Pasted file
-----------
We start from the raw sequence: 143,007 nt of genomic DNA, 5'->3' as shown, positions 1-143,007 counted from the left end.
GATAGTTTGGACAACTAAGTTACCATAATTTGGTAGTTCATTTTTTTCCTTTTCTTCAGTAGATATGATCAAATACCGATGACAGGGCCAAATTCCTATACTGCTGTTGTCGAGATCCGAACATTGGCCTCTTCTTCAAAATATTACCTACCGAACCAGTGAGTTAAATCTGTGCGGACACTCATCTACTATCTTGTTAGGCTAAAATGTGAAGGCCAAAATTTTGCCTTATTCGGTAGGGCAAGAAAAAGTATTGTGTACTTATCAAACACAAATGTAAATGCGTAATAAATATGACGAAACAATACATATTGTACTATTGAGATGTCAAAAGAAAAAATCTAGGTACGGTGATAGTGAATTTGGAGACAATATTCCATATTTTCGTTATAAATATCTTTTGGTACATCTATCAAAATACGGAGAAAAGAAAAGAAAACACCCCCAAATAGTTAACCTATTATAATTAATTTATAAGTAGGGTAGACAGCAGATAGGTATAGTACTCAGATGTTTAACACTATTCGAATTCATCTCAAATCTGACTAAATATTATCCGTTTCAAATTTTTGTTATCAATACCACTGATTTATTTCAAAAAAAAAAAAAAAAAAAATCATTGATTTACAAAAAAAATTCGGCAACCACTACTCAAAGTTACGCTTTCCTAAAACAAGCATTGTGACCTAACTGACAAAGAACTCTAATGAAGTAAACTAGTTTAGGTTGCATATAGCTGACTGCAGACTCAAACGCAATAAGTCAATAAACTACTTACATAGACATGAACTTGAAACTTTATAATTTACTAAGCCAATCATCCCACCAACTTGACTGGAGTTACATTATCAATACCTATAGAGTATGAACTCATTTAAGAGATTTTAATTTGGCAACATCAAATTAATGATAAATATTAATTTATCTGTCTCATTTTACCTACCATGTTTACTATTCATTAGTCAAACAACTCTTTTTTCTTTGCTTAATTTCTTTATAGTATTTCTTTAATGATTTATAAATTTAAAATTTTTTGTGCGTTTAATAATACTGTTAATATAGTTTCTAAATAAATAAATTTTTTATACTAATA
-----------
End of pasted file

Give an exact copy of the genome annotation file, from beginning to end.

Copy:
We start from the raw sequence: 143,007 nt of genomic DNA, 5'->3' as shown, positions 1-143,007 counted from the left end.
GATAGTTTGGACAACTAAGTTACCATAATTTGGTAGTTCATTTTTTTCCTTTTCTTCAGTAGATATGATCAAATACCGATGACAGGGCCAAATTCCTATACTGCTGTTGTCGAGATCCGAACATTGGCCTCTTCTTCAAAATATTACCTACCGAACCAGTGAGTTAAATCTGTGCGGACACTCATCTACTATCTTGTTAGGCTAAAATGTGAAGGCCAAAATTTTGCCTTATTCGGTAGGGCAAGAAAAAGTATTGTGTACTTATCAAACACAAATGTAAATGCGTAATAAATATGACGAAACAATACATATTGTACTATTGAGATGTCAAAAGAAAAAATCTAGGTACGGTGATAGTGAATTTGGAGACAATATTCCATATTTTCGTTATAAATATCTTTTGGTACATCTATCAAAATACGGAGAAAAGAAAAGAAAACACCCCCAAATAGTTAACCTATTATAATTAATTTATAAGTAGGGTAGACAGCAGATAGGTATAGTACTCAGATGTTTAACACTATTCGAATTCATCTCAAATCTGACTAAATATTATCCGTTTCAAATTTTTGTTATCAATACCACTGATTTATTTCAAAAAAAAAAAAAAAAAAAATCATTGATTTACAAAAAAAATTCGGCAACCACTACTCAAAGTTACGCTTTCCTAAAACAAGCATTGTGACCTAACTGACAAAGAACTCTAATGAAGTAAACTAGTTTAGGTTGCATATAGCTGACTGCAGACTCAAACGCAATAAGTCAATAAACTACTTACATAGACATGAACTTGAAACTTTATAATTTACTAAGCCAATCATCCCACCAACTTGACTGGAGTTACATTATCAATACCTATAGAGTATGAACTCATTTAAGAGATTTTAATTTGGCAACATCAAATTAATGATAAATATTAATTTATCTGTCTCATTTTACCTACCATGTTTACTATTCATTAGTCAAACAACTCTTTTTTCTTTGCTTAATTTCTTTATAGTATTTCTTTAATGATTTATAAATTTAAAATTTTTTGTGCGTTTAATAATACTGTTAATATAGTTTCTAAATAAATAAATTTTTTATACTAATA